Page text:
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Rebellion Record: a Diary of American Events: Documents and Narratives, Volume 4. (ed. Frank Moore) 7 1 Browse Search
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24.-interview with loyal Indians. Leavenworth, Kansas, February 2. The importance of the interview between Commissioner Dole and the Chiefs of the Seminoles, Creeks, Iowas, and Delawares, loyal Indians, at the Planters' House yesterday, can hardly be over-estimated. There were present Col. Wm. G. Coffin, Superintendent of the Southern Indians; Major G. A. Cutler, Agent of the Creeks; Major W. F. M. Arny, Agent of Indians in New-Mexico ; Major Snow, Agent of the Seminoles ; Major Fielding Johnson, agent of the Delawares; and Major Robert Burbank, Agent of the Iowas. The Indians expressed great pleasure in seeing Commissioner Dole. The Southern Indians said their people had been driven from home and were suffering. Mr. Dole.--Government did not expect the Indians to enter this contest at all. Now that the rebel portion of them have entered the field, the Great Father will march his troops into your country. Col. Coffin and the Agents will go with you on Monday, and wil
sidered unfit to associate with such patriarchs in the country's service as the Senator from Massachusetts, (Sumner,) and the Senator from New-Hampshire, (Clark,) and even the Senator from Pennsylvania, (Wilmot,) and the Senator from Tennessee, (Johnson,) were afflicted by his presence here as not loyal enough for them. Oh! he must have degenerated in ten years. In 1850 he was appointed on a Committee with such men as Clay, Webster, Calhoun, Clayton, and used his humble efforts to maintain pea one countersign since I have been on duty here, and that has been — peace, peace, peace. War never, never, never, as a remedy for any supposed grievance. But how different was the tone of the speech of the honorable Senator from Tennessee, (Mr. Johnson.) Causes of complaint I know he has, and I sympathize with him in his afflictions. Would I had the power to lift the load of sorrow that has bowed him and tens of thousands of others to the earth. Point out the road that leads to peace, with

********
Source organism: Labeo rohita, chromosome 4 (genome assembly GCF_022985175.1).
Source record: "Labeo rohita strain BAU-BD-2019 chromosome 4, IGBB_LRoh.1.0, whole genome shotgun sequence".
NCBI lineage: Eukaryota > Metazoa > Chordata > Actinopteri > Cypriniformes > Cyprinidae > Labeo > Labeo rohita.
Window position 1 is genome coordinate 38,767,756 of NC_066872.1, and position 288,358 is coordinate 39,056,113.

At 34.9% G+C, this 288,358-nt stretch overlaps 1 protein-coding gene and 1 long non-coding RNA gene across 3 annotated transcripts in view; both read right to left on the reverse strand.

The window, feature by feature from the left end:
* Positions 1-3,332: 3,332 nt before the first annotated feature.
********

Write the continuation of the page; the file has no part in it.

ficers' cook, severely; William Ackworth, Quartermaster, slightly; Thomas L. Smith, coal-heaver, slightly; James A. Bassford, ordinary seaman, slightly. Total, seven. On the Cayuga — John Lawson and Frederick O. G. Frinke, landsmen, severely; Francis Neesall, ordinary seaman, John Humphrey, coal-heaver, James Smith, landsman, John Titus, officers' cook, all slightly. Total, six. On the Scioto — Francis Moser and J. Harrington, slightly. Total, two. On the Varuna — M. Reagan and F. Johnson, ordinary seamen, slightly; Wm. Joyce, landsman, slightly; J. Gordon, marine, severely; D. McLaughlin, Wm. Perkins, J. Logan, boy, slightly. Total, nine. Total killed,30 Total wounded,119 Several vessels have not yet made their official returns. I am, very respectfully, Your obedient servant, J. M. Foltz, Fleet-Surgeon. To Flag-Officer David G. Farragut, Commanding Western Gulf Blockading Squadron. Joseph S. Harris's report. South-West pass, Mississippi River, May<